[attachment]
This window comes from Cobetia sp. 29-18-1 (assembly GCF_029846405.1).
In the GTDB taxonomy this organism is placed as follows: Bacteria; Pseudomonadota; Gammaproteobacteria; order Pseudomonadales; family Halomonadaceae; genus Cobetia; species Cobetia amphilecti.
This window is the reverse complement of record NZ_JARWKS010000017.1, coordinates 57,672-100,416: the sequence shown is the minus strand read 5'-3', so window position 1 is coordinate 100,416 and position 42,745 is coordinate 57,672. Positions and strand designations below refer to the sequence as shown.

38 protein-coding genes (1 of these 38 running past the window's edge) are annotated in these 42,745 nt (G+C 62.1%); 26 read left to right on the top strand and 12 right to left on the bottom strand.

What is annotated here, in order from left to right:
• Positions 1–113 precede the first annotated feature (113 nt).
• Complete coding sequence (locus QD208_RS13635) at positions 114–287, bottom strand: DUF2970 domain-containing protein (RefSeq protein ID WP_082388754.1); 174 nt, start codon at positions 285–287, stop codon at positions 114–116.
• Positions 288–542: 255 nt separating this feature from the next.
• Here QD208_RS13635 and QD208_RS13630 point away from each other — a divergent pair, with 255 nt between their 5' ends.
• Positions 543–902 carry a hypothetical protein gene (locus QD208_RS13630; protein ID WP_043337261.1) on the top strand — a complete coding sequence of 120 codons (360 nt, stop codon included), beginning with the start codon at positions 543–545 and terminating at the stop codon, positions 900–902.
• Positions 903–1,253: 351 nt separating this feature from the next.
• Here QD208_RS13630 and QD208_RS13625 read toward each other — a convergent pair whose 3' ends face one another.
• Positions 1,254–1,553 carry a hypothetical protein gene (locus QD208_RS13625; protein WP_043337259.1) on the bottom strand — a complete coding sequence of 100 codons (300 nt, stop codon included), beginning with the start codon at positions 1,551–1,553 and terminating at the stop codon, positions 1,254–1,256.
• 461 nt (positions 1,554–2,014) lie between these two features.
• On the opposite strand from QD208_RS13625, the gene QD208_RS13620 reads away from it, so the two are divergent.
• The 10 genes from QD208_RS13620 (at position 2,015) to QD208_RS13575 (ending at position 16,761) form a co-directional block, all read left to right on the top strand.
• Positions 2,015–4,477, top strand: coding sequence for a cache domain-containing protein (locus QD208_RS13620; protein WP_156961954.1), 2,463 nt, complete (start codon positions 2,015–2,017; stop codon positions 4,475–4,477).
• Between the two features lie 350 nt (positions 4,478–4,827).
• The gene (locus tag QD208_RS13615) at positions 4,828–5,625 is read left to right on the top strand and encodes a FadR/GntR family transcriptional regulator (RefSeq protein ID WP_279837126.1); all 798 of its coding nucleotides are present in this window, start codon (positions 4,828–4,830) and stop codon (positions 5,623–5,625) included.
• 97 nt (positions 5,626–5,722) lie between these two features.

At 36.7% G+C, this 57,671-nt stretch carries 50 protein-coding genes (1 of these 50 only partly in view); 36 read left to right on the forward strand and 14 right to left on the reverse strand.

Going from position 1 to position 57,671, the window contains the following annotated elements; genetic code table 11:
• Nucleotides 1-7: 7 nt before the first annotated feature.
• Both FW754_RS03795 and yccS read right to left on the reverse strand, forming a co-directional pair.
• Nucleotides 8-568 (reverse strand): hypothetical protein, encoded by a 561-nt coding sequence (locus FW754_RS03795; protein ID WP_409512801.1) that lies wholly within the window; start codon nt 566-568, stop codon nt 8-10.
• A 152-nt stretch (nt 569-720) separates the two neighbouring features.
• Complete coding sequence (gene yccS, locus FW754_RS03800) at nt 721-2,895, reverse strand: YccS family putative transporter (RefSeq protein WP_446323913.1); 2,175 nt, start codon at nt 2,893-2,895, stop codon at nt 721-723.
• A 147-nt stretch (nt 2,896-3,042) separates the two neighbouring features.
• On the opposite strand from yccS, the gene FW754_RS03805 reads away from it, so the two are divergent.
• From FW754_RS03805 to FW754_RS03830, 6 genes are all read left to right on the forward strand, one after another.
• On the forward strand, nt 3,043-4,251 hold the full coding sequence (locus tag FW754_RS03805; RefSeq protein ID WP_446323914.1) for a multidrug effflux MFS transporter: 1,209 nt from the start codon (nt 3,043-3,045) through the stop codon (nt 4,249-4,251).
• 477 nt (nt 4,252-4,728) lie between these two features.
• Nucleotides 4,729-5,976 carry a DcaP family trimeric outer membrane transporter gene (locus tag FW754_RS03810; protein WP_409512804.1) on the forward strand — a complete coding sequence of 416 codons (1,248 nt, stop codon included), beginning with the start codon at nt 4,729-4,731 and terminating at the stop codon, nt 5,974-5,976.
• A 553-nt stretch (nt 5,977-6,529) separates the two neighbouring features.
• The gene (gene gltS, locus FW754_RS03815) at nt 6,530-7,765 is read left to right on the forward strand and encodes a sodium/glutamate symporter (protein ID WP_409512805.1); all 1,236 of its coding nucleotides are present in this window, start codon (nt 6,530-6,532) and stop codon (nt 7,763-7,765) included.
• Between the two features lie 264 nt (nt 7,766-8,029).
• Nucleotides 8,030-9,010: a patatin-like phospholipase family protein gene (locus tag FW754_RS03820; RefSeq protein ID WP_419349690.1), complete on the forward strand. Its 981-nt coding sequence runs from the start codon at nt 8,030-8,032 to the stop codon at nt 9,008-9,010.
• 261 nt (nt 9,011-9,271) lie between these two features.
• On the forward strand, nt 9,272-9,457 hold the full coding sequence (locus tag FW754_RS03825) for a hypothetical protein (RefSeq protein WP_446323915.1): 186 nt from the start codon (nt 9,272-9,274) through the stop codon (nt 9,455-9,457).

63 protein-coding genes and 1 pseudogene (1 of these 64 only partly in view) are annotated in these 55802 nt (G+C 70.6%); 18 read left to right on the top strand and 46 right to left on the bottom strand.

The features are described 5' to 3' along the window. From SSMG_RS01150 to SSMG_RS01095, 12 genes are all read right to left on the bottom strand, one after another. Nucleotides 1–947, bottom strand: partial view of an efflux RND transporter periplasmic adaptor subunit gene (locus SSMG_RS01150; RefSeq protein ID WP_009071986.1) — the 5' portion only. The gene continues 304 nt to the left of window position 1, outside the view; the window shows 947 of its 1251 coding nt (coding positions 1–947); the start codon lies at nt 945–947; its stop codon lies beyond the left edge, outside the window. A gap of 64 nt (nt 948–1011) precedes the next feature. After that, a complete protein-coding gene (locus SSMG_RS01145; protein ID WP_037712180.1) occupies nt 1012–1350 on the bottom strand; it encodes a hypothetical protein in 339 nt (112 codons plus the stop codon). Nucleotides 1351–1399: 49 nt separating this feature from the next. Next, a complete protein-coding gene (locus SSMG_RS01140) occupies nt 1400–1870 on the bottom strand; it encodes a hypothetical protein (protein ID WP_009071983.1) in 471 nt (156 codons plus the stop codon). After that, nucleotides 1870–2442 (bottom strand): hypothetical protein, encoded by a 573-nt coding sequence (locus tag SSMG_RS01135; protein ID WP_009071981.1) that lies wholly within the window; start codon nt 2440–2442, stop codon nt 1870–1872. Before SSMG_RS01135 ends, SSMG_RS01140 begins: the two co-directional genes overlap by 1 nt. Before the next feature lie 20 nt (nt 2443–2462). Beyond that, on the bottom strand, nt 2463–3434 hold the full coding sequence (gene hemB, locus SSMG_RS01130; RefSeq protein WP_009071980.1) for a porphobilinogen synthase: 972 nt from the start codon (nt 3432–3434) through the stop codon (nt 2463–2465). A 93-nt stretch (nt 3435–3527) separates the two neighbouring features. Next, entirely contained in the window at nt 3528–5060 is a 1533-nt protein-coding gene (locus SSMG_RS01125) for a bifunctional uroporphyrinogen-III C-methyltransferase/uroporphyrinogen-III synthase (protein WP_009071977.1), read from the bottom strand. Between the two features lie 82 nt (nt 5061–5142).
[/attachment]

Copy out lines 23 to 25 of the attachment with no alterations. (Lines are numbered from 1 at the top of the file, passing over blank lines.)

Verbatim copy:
• Nucleotides 1-7: 7 nt before the first annotated feature.
• Both FW754_RS03795 and yccS read right to left on the reverse strand, forming a co-directional pair.
• Nucleotides 8-568 (reverse strand): hypothetical protein, encoded by a 561-nt coding sequence (locus FW754_RS03795; protein ID WP_409512801.1) that lies wholly within the window; start codon nt 566-568, stop codon nt 8-10.